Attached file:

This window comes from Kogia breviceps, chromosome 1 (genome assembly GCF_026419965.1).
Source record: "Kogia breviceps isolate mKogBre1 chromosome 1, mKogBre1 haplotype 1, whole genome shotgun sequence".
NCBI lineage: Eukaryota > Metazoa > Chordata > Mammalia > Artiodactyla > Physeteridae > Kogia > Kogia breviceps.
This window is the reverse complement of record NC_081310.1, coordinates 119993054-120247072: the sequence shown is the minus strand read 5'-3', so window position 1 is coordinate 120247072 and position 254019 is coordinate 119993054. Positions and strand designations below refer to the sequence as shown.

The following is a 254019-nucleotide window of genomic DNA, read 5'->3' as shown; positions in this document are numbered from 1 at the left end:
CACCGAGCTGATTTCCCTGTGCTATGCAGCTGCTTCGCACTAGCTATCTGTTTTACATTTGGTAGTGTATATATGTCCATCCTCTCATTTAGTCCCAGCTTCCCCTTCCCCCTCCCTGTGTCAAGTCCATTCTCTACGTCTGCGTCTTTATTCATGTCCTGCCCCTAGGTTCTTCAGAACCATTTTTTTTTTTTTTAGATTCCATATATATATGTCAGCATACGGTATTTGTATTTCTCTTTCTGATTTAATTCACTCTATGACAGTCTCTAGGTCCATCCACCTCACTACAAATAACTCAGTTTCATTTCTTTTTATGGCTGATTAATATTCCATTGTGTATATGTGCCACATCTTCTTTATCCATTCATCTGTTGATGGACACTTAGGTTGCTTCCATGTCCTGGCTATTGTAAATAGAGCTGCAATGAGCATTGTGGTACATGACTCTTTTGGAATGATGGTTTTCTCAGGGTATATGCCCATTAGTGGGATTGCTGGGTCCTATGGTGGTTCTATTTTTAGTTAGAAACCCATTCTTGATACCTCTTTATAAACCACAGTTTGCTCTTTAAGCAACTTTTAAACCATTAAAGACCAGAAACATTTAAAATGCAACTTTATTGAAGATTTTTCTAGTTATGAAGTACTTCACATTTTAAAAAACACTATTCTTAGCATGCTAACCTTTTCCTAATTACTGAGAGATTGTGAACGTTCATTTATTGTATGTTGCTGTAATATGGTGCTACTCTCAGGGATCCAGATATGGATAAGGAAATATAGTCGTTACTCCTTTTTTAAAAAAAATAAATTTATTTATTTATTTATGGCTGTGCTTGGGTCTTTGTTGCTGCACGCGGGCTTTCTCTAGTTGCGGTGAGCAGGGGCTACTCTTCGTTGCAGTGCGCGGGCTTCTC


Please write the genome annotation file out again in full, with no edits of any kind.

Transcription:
This window comes from Kogia breviceps, chromosome 1 (genome assembly GCF_026419965.1).
Source record: "Kogia breviceps isolate mKogBre1 chromosome 1, mKogBre1 haplotype 1, whole genome shotgun sequence".
NCBI lineage: Eukaryota > Metazoa > Chordata > Mammalia > Artiodactyla > Physeteridae > Kogia > Kogia breviceps.
This window is the reverse complement of record NC_081310.1, coordinates 119993054-120247072: the sequence shown is the minus strand read 5'-3', so window position 1 is coordinate 120247072 and position 254019 is coordinate 119993054. Positions and strand designations below refer to the sequence as shown.

The following is a 254019-nucleotide window of genomic DNA, read 5'->3' as shown; positions in this document are numbered from 1 at the left end:
CACCGAGCTGATTTCCCTGTGCTATGCAGCTGCTTCGCACTAGCTATCTGTTTTACATTTGGTAGTGTATATATGTCCATCCTCTCATTTAGTCCCAGCTTCCCCTTCCCCCTCCCTGTGTCAAGTCCATTCTCTACGTCTGCGTCTTTATTCATGTCCTGCCCCTAGGTTCTTCAGAACCATTTTTTTTTTTTTTAGATTCCATATATATATGTCAGCATACGGTATTTGTATTTCTCTTTCTGATTTAATTCACTCTATGACAGTCTCTAGGTCCATCCACCTCACTACAAATAACTCAGTTTCATTTCTTTTTATGGCTGATTAATATTCCATTGTGTATATGTGCCACATCTTCTTTATCCATTCATCTGTTGATGGACACTTAGGTTGCTTCCATGTCCTGGCTATTGTAAATAGAGCTGCAATGAGCATTGTGGTACATGACTCTTTTGGAATGATGGTTTTCTCAGGGTATATGCCCATTAGTGGGATTGCTGGGTCCTATGGTGGTTCTATTTTTAGTTAGAAACCCATTCTTGATACCTCTTTATAAACCACAGTTTGCTCTTTAAGCAACTTTTAAACCATTAAAGACCAGAAACATTTAAAATGCAACTTTATTGAAGATTTTTCTAGTTATGAAGTACTTCACATTTTAAAAAACACTATTCTTAGCATGCTAACCTTTTCCTAATTACTGAGAGATTGTGAACGTTCATTTATTGTATGTTGCTGTAATATGGTGCTACTCTCAGGGATCCAGATATGGATAAGGAAATATAGTCGTTACTCCTTTTTTAAAAAAAATAAATTTATTTATTTATTTATGGCTGTGCTTGGGTCTTTGTTGCTGCACGCGGGCTTTCTCTAGTTGCGGTGAGCAGGGGCTACTCTTCGTTGCAGTGCGCGGGCTTCTC